Travis Phillips, a 31-year-old man from the Seattle area, was sentenced on Jan. 15 to four years in prison and three years of supervised release for distributing MDMA and LSD via the dark web.
Phillips, who resided in Tacoma, a city just outside of Seattle, was caught with more than 155 hits of LSD, 8,600 tabs of ecstasy, psilocybin mushrooms, a fake ID, a semi-automatic handgun and a rifle.
In April 2017, U.S. authorities were notified by the Dutch National Police of a shipment containing 7,000 tablets of the drug MDMA.
The destination of the cargo, addressed to a fake name, was a private mail facility in Renton, Washington.
Police removed the drugs from the package and left the box for the recipient. When Phillips arrived to claim the package on May 2, 2017, a young child was present in the car with him.
The police then followed the suspect to his home in Tacoma, where they detained him. Phillips permitted the police to search his property, where they found a variety of drugs and firearms.
Phillips was identified in April 2017 as a vendor of illicit drugs on the dark web. A year earlier, Phillips was being investigated for online drug deals in California.
He then pleaded guilty to his charges in 2018.
Drug Dealing on the Dark Web Increasing
According to a report from the U.S. Department of Justice, U.S. Attorney Annette L. Hayes noted the increase of drug dealing on the dark web.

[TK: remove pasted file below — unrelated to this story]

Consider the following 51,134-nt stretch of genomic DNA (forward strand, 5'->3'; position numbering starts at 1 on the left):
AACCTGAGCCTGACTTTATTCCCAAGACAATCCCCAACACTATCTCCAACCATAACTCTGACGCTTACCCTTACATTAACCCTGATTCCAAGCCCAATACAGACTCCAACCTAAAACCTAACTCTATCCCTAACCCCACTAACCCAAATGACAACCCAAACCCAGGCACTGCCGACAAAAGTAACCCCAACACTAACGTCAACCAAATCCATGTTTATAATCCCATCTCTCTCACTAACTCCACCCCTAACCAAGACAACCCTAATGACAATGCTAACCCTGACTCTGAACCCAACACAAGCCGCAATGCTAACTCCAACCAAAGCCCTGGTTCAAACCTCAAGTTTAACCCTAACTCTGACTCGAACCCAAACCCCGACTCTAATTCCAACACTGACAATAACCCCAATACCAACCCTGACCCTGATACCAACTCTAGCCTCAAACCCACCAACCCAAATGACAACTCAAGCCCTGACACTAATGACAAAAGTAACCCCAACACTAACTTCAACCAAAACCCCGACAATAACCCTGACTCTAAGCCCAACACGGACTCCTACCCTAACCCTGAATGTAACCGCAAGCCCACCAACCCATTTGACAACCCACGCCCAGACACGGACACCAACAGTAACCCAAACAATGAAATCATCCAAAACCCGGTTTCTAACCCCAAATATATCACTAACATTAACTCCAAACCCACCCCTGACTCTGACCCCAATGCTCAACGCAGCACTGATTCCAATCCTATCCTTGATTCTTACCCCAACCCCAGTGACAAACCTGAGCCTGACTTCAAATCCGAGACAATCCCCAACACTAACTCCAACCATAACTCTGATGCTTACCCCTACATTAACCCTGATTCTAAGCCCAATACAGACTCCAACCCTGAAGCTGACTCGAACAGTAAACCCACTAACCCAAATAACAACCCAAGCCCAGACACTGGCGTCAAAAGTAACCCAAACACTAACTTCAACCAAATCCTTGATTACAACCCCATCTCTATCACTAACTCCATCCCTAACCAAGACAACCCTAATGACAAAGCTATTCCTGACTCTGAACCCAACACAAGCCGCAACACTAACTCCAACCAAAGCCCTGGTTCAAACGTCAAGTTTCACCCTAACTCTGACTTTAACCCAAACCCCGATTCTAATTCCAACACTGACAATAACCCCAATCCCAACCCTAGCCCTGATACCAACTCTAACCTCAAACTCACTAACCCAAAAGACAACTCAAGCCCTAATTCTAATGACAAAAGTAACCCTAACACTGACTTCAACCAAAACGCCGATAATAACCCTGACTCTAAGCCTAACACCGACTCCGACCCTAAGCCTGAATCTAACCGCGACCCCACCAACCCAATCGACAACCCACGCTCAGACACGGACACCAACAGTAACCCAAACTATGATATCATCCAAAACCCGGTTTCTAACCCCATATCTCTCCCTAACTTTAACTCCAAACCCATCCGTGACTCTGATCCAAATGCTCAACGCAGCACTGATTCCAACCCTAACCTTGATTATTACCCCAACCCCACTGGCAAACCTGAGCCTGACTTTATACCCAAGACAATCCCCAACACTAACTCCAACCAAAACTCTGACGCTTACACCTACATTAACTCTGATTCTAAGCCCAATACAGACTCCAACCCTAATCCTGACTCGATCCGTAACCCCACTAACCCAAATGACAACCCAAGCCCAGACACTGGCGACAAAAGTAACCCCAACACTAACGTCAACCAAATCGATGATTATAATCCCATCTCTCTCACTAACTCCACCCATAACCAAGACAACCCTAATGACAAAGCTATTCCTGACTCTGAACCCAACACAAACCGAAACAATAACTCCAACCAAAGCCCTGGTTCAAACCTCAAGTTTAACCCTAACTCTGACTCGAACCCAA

Hayes claimed that the impersonal nature of dark web drug purchases may encourage people who otherwise wouldn’t have entered the drug scene, making it easier for more people to access illicit substances.
She believes that this may result in more individuals succumbing to addiction.
Darknet markets sell products ranging from weapons, drugs, counterfeit items, illicit adult content and pirated intellectual property.
The 2018 Global Drug Survey showed that the percentage of people buying drugs from the dark web in the U.S. increased from 8 percent in 2014 to 18 percent in 2018.
With the dark web set to grow further in 2019, this is making the enforcement of drug laws more challenging for authorities.
However, Hayes warned that drug dealers on the dark web aren’t any safer than regular drug peddlers and asserts that they will be found and held accountable.
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